Bonn: German Development Institute / Deutsches Institut für Entwicklungspolitik (DIE)
The development cooperation (DC) of the United Nations (UN) at the end of the 1990s can be described and assessed
• The UN is an important pillar of multilateral DC. The organization is endowed with some fundamental presuppositions
(universality, a high level of legitimation, good presence at country level) needed to deal with important development-
cooperation tasks. This is above all true for politically sensitive areas and global challenges.
• Still, UN development cooperation is often perceived as weak and lacking in effectiveness. This is due on the one
hand to shortcomings such as institutional fragmentation, inadequate financial mechanisms, and deficient quality
standards, which constitute a tangible obstacle to effectiveness and efficiency. On the other hand, another factor responsible
for this state of affairs is an often poor UN image that is largely based on exaggerated criticism.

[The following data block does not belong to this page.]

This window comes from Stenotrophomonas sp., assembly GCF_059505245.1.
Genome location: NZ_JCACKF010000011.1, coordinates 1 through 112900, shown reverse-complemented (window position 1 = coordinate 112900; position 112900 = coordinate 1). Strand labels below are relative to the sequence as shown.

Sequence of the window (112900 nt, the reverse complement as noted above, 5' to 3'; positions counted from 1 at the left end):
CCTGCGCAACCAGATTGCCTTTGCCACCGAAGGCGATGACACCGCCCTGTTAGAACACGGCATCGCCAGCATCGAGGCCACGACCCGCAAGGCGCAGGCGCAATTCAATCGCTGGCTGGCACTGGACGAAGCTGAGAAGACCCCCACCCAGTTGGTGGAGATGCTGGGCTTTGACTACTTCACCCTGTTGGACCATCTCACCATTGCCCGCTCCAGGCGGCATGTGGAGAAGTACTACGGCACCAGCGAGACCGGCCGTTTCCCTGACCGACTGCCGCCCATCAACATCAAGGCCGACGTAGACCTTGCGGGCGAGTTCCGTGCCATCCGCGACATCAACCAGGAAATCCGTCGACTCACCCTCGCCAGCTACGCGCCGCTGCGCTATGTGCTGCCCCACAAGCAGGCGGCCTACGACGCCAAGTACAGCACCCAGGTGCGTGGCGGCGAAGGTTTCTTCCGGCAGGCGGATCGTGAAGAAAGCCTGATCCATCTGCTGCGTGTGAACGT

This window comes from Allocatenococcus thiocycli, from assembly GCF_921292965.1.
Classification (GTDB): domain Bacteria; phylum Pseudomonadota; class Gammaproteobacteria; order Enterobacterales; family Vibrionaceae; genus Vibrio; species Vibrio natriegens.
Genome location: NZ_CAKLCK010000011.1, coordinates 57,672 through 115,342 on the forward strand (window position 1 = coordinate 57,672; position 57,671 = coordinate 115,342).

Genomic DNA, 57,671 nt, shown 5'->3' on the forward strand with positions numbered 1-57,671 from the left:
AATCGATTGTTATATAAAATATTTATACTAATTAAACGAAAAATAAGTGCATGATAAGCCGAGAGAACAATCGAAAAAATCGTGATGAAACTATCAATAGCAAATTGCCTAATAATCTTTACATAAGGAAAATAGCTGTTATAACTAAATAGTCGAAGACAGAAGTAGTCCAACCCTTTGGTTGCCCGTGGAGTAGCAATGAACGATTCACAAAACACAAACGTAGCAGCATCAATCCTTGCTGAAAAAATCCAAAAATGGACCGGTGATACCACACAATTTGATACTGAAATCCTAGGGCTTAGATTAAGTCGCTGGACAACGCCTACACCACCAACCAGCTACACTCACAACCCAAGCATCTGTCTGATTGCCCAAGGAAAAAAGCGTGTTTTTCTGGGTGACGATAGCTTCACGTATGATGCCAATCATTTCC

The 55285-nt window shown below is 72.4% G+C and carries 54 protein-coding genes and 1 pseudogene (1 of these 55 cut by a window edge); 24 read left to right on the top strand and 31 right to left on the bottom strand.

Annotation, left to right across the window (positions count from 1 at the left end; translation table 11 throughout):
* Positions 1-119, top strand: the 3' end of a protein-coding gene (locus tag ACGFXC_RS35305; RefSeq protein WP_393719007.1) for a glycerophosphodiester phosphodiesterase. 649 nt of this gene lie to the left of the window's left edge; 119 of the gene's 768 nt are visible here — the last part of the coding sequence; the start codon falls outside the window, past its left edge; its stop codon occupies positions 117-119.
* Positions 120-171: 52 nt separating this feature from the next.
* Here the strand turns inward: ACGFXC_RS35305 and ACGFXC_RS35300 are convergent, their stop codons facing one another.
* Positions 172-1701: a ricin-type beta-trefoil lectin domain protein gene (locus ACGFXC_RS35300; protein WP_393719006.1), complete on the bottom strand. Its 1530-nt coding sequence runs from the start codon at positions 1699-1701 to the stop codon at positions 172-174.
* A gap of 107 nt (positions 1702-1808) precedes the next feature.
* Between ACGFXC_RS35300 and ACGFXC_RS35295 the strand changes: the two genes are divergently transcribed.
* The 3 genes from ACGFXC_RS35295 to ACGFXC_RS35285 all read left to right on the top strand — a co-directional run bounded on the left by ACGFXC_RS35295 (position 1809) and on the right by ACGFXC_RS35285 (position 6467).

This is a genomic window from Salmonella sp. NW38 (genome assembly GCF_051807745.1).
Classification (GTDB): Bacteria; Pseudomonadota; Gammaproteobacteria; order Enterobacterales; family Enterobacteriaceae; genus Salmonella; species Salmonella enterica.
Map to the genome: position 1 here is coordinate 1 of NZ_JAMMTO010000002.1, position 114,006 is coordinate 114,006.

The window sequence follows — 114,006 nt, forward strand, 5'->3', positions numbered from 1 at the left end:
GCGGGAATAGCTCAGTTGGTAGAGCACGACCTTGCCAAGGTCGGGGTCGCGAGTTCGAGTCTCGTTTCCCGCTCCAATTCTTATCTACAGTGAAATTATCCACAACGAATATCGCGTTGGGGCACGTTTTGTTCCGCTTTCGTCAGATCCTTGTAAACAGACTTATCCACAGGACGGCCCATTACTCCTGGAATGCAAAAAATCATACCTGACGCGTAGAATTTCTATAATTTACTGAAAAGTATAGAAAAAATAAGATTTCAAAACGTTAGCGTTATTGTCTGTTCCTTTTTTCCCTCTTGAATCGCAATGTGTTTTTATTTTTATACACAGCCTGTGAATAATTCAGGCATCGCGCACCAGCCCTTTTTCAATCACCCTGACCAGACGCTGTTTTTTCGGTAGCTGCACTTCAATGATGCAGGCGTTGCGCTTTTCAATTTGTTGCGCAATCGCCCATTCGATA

• Following several decades in which reform debates at times proved intransigent and relatively unproductive, Secretary-
General Kofi Annan in particular is now providing important new impulses aimed at reshaping the whole of
UN development cooperation. Moreover, individual UN agencies like the United Nations Development Programme
(UNDP) have, in the 1990s, embarked on an ambitious course of reform. Though the efforts undertaken by the Secretary-
General toward improving the coordination of UN activities, enhancing quality, mobilizing financial resources,
etc. are on the whole reasonable, they are nevertheless by no means sufficient in that certain important
structural problems can be solved only by the member states themselves.
• To what extent the reform process already initiated will in the coming years be characterized by stagnation or by
dynamism will largely depend on the policies of the UN member states. The central obstacles to reforms consist here
in disinterest and anti-UN invectives on the part of many governments. What is instead called for is a tangible member-
state commitment to reforms. There is often a lack of reform concepts, of the will to set aside national interests
(for instance in personnel policy), and of a sufficient level of willingness to put the Secretary-General's overall reform
program into practice.
• Germany can play a more active role in the reform debate as a means of strengthening UN development cooperation.
Not least on account of the level of German contributions, a greater German commitment - including an indirect
commitment via the European Union (EU) - could provide some important impulses toward reform.